All you wanted to know about Prompt Corrective Action
If you had just got a handle on the NPA animal after all the noise around it in the last two or three years, the recent bickering between the Centre and the RBI over PCA may have stumped you all over again. While the Centre maintains that it is the RBI’s more stringent PCA norms that have led to a large number of public sector banks being under its watch, thus crimping credit growth, the central bank has been reluctant to relax its PCA norms. At the RBI board meeting last month, it was agreed that the Board for Financial Supervision would look into the banks’ PCA framework.
What is it?
Prompt Corrective Action or PCA is a framework under which banks with weak financial metrics are put under watch by the RBI. The PCA framework deems banks as risky if they slip below certain norms on three parameters — capital ratios, asset quality and profitability.
It has three risk threshold levels (1 being the lowest and 3 the highest) based on where a bank stands on these ratios. Banks with a capital to risk-weighted assets ratio (CRAR) of less than 10.25 per cent but more than 7.75 per cent fall under threshold 1.
Those with CRAR of more than 6.25 per cent but less than 7.75 per cent fall in the second threshold. In case a bank’s common equity Tier 1 (the bare minimum capital under CRAR) falls below 3.625 per cent, it gets categorised under the third threshold level.
Banks that have a net NPA of 6 per cent or more but less than 9 per cent fall under threshold 1, and those with 12 per cent or more fall under the third threshold level.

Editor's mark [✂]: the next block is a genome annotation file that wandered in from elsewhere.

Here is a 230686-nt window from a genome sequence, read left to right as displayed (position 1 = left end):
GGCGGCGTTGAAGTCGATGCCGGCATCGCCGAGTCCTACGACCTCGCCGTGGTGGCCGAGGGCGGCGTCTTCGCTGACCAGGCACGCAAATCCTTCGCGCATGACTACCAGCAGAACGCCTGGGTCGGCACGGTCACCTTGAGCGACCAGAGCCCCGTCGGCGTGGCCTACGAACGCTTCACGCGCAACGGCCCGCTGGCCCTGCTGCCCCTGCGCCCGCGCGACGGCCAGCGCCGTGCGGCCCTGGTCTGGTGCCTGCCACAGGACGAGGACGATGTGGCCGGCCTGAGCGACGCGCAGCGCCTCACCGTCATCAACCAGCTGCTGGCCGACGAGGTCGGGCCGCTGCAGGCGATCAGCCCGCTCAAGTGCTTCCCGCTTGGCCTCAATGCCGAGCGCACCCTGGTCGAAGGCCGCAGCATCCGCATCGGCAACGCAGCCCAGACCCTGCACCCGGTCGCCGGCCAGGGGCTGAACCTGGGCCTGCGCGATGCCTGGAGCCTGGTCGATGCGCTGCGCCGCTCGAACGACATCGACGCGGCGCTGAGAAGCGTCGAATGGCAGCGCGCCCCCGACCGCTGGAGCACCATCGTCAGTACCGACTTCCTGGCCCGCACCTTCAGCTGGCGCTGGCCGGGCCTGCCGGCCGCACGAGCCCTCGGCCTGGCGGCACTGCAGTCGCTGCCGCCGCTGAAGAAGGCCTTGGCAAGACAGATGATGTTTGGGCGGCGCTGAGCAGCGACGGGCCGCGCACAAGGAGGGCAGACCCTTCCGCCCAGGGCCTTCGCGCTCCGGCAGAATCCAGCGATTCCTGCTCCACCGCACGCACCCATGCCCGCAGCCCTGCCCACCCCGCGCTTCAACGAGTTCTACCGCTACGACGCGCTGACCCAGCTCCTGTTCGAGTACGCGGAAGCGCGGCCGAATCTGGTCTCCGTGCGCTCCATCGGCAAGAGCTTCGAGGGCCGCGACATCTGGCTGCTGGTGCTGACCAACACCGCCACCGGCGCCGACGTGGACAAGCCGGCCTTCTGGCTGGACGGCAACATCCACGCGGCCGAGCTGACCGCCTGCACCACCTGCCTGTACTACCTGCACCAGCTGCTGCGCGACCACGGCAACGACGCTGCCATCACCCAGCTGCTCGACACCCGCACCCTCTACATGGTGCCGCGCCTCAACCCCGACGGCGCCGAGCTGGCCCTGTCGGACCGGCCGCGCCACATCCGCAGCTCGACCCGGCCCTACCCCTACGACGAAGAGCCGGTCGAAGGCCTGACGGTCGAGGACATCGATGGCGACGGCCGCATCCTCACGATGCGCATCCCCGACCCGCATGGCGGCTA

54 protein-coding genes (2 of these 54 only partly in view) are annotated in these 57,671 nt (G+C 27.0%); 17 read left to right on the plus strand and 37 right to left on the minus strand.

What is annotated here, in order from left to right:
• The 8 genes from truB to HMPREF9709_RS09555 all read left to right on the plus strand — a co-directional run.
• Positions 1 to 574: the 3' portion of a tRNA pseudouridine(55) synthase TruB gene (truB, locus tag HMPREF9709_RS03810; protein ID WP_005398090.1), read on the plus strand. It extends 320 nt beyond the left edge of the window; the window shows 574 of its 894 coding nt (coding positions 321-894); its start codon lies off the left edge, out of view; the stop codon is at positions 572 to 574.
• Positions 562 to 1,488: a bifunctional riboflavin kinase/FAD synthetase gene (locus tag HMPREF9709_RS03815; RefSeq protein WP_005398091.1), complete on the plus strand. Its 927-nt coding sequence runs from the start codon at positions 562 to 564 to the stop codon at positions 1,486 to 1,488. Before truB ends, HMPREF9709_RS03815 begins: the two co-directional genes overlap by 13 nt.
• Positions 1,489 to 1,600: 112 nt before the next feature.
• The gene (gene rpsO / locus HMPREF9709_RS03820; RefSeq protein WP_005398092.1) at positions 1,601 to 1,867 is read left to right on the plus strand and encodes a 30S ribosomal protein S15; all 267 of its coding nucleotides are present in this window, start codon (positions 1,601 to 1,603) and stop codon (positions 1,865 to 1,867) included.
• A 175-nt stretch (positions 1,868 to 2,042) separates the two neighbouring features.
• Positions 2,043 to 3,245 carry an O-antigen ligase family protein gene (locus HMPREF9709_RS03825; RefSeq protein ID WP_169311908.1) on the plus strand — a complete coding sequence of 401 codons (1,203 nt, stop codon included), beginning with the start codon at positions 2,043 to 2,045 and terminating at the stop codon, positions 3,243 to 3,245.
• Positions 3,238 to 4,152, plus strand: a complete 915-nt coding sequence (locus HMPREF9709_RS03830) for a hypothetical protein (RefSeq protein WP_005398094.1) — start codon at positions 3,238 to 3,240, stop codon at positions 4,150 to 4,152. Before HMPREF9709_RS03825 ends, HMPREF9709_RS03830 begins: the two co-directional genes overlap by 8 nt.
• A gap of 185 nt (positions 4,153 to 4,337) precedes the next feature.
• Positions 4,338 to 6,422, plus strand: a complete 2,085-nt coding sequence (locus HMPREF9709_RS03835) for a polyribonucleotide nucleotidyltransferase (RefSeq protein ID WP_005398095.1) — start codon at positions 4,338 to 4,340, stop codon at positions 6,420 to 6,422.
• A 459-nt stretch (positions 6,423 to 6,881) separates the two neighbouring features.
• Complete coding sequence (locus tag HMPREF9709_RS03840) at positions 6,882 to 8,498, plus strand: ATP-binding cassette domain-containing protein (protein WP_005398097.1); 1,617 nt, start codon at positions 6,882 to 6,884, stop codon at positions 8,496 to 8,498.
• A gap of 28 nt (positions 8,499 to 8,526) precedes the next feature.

On profitability, banks with negative return on assets for two, three and four consecutive years fall under threshold 1, threshold 2 and threshold 3, respectively.
Why is it important?
As most bank activities are funded by deposits which need to be repaid, it is imperative that a bank carries a sufficient amount of capital to continue its activities. PCA is intended to help alert the regulator as well as investors and depositors if a bank is heading for trouble. The idea is to head off problems before they attain crisis proportions. Essentially PCA helps RBI monitor key performance indicators of banks, and taking corrective measures, to restore the financial health of a bank.
On breach of any of the risk thresholds mentioned above, the RBI can invoke a corrective action plan. Depending on the threshold levels, the RBI can place restrictions on dividend distribution, branch expansion, and management compensation. Only in an extreme situation, breach of the third threshold, would identify a bank as a likely candidate for resolution through amalgamation, reconstruction or winding up.
Owing to the sharp deterioration in finances of state-owned banks on the back of rising NPAs, 11 public sector banks were put under PCA last year. Based on FY18 financials of the 21 PSBs, 17 can fall under PCA based on net NPA threshold alone and nine on ROA alone (negative for two consecutive years).
Why should I care?
If a bank in which you hold deposits falls under PCA, don’t press the panic button. The RBI’s corrective measures may bode well for your bank. But do keep a watch on the RBI’s PCA announcements, as they can offer vital cues on the performance of your bank.
Contrary to the perception, PCA does not really limit the normal lending operations of banks. Arguments that so many banks slipping into PCA has stifled credit growth are overdone. While the RBI has placed restrictions on credit by PCA banks to unrated borrowers or those with high risks, it hasn’t invoked a complete ban on their lending.
The PCA framework may soon be reviewed, as decided in the RBI board meeting. There could be some relaxation in the norms.